Public Release: 

Infant learning: Is more really better?

Wiley

Many parents and caregivers believe that multi-sensory stimulation during infancy promotes developmental growth and learning, but researchers who conducted eye movement experiments on preverbal infants show that this is not always true.

The team discovered that 8 to 10 month old infants could learn basic abstract rules, such as sequences, but only when the audio and visual stimuli were "congruently" or "consistently" paired. If a smiling face was paired with a crying sound, the infants were confused, and they did not learn the rule.

The findings indicate that having both visual and audio inputs--or more than one sensory stimulation--does not guarantee successful learning. They have to match each others' nature.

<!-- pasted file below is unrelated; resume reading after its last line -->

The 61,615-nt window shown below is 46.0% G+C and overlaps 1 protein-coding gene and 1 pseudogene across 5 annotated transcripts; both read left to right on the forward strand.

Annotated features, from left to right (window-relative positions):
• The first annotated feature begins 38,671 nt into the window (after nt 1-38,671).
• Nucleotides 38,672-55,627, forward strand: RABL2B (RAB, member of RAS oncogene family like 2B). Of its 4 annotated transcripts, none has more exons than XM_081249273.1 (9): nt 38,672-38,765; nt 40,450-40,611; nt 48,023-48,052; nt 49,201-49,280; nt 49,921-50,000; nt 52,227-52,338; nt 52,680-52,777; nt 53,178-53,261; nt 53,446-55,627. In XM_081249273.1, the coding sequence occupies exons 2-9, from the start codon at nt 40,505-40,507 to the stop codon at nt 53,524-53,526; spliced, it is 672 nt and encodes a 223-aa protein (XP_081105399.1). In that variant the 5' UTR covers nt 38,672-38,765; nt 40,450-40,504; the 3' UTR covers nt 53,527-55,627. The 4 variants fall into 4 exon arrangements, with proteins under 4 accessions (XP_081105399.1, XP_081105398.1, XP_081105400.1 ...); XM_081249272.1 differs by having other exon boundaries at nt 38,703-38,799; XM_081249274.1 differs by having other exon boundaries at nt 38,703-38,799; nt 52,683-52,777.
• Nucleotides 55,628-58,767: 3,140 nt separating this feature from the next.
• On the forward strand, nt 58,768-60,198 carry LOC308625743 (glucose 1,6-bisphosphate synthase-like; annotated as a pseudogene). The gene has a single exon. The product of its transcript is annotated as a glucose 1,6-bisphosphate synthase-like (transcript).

"How to match stimulation from visual, audio, tactile, and other sensory systems into a unified manner is the key to help our little ones fully benefit from it," said Dr. Chia-huei Tseng, senior author of the Developmental Science study.

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